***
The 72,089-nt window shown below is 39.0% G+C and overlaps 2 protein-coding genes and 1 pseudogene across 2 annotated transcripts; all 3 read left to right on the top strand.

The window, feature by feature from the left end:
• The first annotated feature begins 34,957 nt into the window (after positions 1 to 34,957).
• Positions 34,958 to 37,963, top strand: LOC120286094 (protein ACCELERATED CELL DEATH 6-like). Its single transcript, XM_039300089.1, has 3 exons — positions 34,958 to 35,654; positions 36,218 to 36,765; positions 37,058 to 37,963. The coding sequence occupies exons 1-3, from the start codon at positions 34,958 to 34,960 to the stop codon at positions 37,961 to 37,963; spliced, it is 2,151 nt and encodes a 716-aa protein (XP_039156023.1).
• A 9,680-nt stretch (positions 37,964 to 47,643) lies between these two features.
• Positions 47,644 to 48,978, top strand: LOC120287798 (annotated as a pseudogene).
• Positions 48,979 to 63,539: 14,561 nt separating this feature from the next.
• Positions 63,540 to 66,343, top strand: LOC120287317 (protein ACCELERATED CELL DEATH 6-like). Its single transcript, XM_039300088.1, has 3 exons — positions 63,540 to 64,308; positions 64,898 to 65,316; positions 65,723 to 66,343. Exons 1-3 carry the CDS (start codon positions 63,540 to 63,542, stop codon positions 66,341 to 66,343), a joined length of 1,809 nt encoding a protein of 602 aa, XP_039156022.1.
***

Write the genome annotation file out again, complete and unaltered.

The 72,089-nt window shown below is 39.0% G+C and overlaps 2 protein-coding genes and 1 pseudogene across 2 annotated transcripts; all 3 read left to right on the top strand.

The window, feature by feature from the left end:
• The first annotated feature begins 34,957 nt into the window (after positions 1 to 34,957).
• Positions 34,958 to 37,963, top strand: LOC120286094 (protein ACCELERATED CELL DEATH 6-like). Its single transcript, XM_039300089.1, has 3 exons — positions 34,958 to 35,654; positions 36,218 to 36,765; positions 37,058 to 37,963. The coding sequence occupies exons 1-3, from the start codon at positions 34,958 to 34,960 to the stop codon at positions 37,961 to 37,963; spliced, it is 2,151 nt and encodes a 716-aa protein (XP_039156023.1).
• A 9,680-nt stretch (positions 37,964 to 47,643) lies between these two features.
• Positions 47,644 to 48,978, top strand: LOC120287798 (annotated as a pseudogene).
• Positions 48,979 to 63,539: 14,561 nt separating this feature from the next.
• Positions 63,540 to 66,343, top strand: LOC120287317 (protein ACCELERATED CELL DEATH 6-like). Its single transcript, XM_039300088.1, has 3 exons — positions 63,540 to 64,308; positions 64,898 to 65,316; positions 65,723 to 66,343. Exons 1-3 carry the CDS (start codon positions 63,540 to 63,542, stop codon positions 66,341 to 66,343), a joined length of 1,809 nt encoding a protein of 602 aa, XP_039156022.1.